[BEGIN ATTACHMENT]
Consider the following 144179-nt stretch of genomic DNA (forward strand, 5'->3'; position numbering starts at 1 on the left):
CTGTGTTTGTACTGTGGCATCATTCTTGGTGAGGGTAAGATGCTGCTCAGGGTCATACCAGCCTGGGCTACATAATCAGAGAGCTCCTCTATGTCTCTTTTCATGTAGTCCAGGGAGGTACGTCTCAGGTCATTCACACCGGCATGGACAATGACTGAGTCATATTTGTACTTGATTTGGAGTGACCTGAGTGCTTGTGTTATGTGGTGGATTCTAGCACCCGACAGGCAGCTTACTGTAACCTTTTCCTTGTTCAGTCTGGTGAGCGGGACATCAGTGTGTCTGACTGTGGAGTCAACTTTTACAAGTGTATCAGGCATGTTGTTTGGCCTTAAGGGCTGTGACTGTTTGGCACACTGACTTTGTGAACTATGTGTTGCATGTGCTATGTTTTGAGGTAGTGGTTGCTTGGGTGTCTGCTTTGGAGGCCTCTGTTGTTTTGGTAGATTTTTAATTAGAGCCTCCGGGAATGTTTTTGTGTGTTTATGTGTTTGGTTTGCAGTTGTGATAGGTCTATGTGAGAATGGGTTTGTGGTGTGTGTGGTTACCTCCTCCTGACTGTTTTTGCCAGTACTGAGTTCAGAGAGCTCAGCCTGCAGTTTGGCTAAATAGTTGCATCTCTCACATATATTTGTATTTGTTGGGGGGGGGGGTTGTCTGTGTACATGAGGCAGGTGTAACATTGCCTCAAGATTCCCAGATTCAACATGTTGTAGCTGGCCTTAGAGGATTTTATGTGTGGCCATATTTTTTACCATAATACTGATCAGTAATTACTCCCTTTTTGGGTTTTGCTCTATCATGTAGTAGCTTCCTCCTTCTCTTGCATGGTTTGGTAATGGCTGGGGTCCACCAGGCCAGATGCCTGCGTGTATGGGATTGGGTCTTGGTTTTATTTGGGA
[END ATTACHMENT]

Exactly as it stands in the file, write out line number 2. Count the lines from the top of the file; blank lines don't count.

CTGTGTTTGTACTGTGGCATCATTCTTGGTGAGGGTAAGATGCTGCTCAGGGTCATACCAGCCTGGGCTACATAATCAGAGAGCTCCTCTATGTCTCTTTTCATGTAGTCCAGGGAGGTACGTCTCAGGTCATTCACACCGGCATGGACAATGACTGAGTCATATTTGTACTTGATTTGGAGTGACCTGAGTGCTTGTGTTATGTGGTGGATTCTAGCACCCGACAGGCAGCTTACTGTAACCTTTTCCTTGTTCAGTCTGGTGAGCGGGACATCAGTGTGTCTGACTGTGGAGTCAACTTTTACAAGTGTATCAGGCATGTTGTTTGGCCTTAAGGGCTGTGACTGTTTGGCACACTGACTTTGTGAACTATGTGTTGCATGTGCTATGTTTTGAGGTAGTGGTTGCTTGGGTGTCTGCTTTGGAGGCCTCTGTTGTTTTGGTAGATTTTTAATTAGAGCCTCCGGGAATGTTTTTGTGTGTTTATGTGTTTGGTTTGCAGTTGTGATAGGTCTATGTGAGAATGGGTTTGTGGTGTGTGTGGTTACCTCCTCCTGACTGTTTTTGCCAGTACTGAGTTCAGAGAGCTCAGCCTGCAGTTTGGCTAAATAGTTGCATCTCTCACATATATTTGTATTTGTTGGGGGGGGGGGTTGTCTGTGTACATGAGGCAGGTGTAACATTGCCTCAAGATTCCCAGATTCAACATGTTGTAGCTGGCCTTAGAGGATTTTATGTGTGGCCATATTTTTTACCATAATACTGATCAGTAATTACTCCCTTTTTGGGTTTTGCTCTATCATGTAGTAGCTTCCTCCTTCTCTTGCATGGTTTGGTAATGGCTGGGGTCCACCAGGCCAGATGCCTGCGTGTATGGGATTGGGTCTTGGTTTTATTTGGGA